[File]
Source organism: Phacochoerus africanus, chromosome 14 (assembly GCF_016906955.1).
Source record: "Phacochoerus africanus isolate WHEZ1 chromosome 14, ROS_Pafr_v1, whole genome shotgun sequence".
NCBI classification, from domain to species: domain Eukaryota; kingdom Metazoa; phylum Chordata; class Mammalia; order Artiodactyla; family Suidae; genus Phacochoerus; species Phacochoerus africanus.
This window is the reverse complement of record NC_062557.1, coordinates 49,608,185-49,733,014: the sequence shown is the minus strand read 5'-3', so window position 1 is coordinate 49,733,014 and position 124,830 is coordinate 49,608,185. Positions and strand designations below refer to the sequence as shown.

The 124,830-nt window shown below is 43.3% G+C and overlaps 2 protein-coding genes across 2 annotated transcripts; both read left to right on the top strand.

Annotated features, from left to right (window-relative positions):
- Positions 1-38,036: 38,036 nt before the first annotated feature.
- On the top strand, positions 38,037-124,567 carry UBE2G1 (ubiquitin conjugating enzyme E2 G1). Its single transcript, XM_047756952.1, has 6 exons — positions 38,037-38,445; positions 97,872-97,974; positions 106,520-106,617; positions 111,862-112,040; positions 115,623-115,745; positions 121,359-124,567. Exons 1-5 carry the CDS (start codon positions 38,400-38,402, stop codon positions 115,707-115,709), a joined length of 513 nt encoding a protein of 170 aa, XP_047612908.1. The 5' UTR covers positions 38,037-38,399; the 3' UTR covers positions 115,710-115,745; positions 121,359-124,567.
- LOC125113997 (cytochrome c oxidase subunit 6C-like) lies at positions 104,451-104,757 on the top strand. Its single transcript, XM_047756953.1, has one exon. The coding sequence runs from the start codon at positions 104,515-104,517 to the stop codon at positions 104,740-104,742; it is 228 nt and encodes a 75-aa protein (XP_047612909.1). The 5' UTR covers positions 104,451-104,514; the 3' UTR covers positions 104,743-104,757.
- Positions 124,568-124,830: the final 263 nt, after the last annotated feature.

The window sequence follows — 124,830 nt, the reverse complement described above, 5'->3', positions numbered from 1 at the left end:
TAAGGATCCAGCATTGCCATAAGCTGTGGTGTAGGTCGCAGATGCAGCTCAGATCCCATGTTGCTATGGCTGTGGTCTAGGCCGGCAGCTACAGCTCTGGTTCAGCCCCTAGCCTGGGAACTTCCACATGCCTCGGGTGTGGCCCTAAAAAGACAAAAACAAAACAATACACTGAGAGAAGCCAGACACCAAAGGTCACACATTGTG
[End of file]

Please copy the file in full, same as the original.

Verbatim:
Source organism: Phacochoerus africanus, chromosome 14 (assembly GCF_016906955.1).
Source record: "Phacochoerus africanus isolate WHEZ1 chromosome 14, ROS_Pafr_v1, whole genome shotgun sequence".
NCBI classification, from domain to species: domain Eukaryota; kingdom Metazoa; phylum Chordata; class Mammalia; order Artiodactyla; family Suidae; genus Phacochoerus; species Phacochoerus africanus.
This window is the reverse complement of record NC_062557.1, coordinates 49,608,185-49,733,014: the sequence shown is the minus strand read 5'-3', so window position 1 is coordinate 49,733,014 and position 124,830 is coordinate 49,608,185. Positions and strand designations below refer to the sequence as shown.

The 124,830-nt window shown below is 43.3% G+C and overlaps 2 protein-coding genes across 2 annotated transcripts; both read left to right on the top strand.

Annotated features, from left to right (window-relative positions):
- Positions 1-38,036: 38,036 nt before the first annotated feature.
- On the top strand, positions 38,037-124,567 carry UBE2G1 (ubiquitin conjugating enzyme E2 G1). Its single transcript, XM_047756952.1, has 6 exons — positions 38,037-38,445; positions 97,872-97,974; positions 106,520-106,617; positions 111,862-112,040; positions 115,623-115,745; positions 121,359-124,567. Exons 1-5 carry the CDS (start codon positions 38,400-38,402, stop codon positions 115,707-115,709), a joined length of 513 nt encoding a protein of 170 aa, XP_047612908.1. The 5' UTR covers positions 38,037-38,399; the 3' UTR covers positions 115,710-115,745; positions 121,359-124,567.
- LOC125113997 (cytochrome c oxidase subunit 6C-like) lies at positions 104,451-104,757 on the top strand. Its single transcript, XM_047756953.1, has one exon. The coding sequence runs from the start codon at positions 104,515-104,517 to the stop codon at positions 104,740-104,742; it is 228 nt and encodes a 75-aa protein (XP_047612909.1). The 5' UTR covers positions 104,451-104,514; the 3' UTR covers positions 104,743-104,757.
- Positions 124,568-124,830: the final 263 nt, after the last annotated feature.

The window sequence follows — 124,830 nt, the reverse complement described above, 5'->3', positions numbered from 1 at the left end:
TAAGGATCCAGCATTGCCATAAGCTGTGGTGTAGGTCGCAGATGCAGCTCAGATCCCATGTTGCTATGGCTGTGGTCTAGGCCGGCAGCTACAGCTCTGGTTCAGCCCCTAGCCTGGGAACTTCCACATGCCTCGGGTGTGGCCCTAAAAAGACAAAAACAAAACAATACACTGAGAGAAGCCAGACACCAAAGGTCACACATTGTG